I have tried to put the incident of the bull shooting out of my mind ever since I read the articles, but as a farmer who has great respect and love for animals, it won’t go away (“‘No fairness’: Farmers decry fatal police shooting of bull in Skowhegan,” April 4).

It’s apparent how Hercules the bull got into this really sickening situation in Skowhegan — there was undoubtedly a mistake made on the owner’s part for not having a safe rig to transport Hercules, and anybody can make a mistake.

In my opinion, the entire situation was handled all wrong. The police chief was told that help was on the way from people who knew how to capture this bull safely. Poor Hercules wasn’t armed with a weapon to hurt anyone; he was scared at the time he was shot, and he was already so exhausted that he could do no harm.

If the chief had just listened to some of the farmers there, they would have known to build a makeshift coral with vehicles of any kind, put some feed in the middle and let Hercules slowly walk in, calm down and be caught by people who are used to dealing with this. All the chief had to do was keep people away and keep the noise level down.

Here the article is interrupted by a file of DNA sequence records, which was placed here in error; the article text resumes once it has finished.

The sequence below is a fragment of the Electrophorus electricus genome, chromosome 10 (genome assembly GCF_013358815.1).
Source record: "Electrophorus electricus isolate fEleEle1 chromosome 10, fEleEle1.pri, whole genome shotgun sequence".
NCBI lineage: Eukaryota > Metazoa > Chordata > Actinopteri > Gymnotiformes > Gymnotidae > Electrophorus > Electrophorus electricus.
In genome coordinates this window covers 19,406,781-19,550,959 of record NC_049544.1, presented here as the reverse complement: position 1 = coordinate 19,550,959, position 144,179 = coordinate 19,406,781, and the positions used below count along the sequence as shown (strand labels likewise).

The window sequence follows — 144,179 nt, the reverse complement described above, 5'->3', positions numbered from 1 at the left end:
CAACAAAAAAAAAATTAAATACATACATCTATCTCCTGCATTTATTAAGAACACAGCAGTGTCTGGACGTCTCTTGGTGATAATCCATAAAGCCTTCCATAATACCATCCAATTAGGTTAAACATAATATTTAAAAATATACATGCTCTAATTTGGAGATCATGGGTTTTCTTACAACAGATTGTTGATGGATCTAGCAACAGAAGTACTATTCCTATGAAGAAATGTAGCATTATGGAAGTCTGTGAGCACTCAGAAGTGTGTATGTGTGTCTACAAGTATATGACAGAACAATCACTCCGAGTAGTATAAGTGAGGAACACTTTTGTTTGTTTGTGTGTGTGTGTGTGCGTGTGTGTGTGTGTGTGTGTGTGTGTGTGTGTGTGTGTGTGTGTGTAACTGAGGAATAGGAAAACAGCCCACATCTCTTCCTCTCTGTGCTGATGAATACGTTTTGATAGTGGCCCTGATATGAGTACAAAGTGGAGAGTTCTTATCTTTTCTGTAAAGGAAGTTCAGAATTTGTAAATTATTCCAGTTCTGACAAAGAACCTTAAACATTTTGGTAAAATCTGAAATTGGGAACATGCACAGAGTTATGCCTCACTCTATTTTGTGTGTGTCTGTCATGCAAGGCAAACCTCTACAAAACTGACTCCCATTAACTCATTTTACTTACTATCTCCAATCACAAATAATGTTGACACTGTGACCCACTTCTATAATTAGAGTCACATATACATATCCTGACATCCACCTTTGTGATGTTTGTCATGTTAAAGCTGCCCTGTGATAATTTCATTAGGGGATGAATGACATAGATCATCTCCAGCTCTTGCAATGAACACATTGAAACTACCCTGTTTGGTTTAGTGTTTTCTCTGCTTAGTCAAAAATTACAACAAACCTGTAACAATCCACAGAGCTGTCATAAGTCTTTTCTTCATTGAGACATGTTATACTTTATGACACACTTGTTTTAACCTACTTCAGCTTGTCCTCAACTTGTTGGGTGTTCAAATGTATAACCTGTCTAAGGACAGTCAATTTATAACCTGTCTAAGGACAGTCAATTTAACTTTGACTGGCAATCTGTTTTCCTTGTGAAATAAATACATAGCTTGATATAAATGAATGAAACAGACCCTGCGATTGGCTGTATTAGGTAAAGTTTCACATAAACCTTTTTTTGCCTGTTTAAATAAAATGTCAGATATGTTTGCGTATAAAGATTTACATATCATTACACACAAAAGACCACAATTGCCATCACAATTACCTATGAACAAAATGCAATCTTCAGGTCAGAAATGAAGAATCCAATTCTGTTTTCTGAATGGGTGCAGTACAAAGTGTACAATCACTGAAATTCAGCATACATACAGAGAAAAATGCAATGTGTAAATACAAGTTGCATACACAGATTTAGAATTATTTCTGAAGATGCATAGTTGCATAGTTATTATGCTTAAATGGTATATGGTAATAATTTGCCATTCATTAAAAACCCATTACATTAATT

I guess the chief failed to realize he wasn’t dealing with a 5- or 6-year-old, 2,000-pound raging bull, but rather a yearling baby bull who, through no fault of his own, made a mistake and just wanted help to get back to what was normal for him.

I hope on some nice spring or summer morning the chief gets to opportunity to pass by a pasture lush with green grass, see an animal similar to Hercules and realize he was the one that robbed Hercules of his life — and a farmer of part of his livelihood.

Albert E. “Sonny” Barry

Farmingdale


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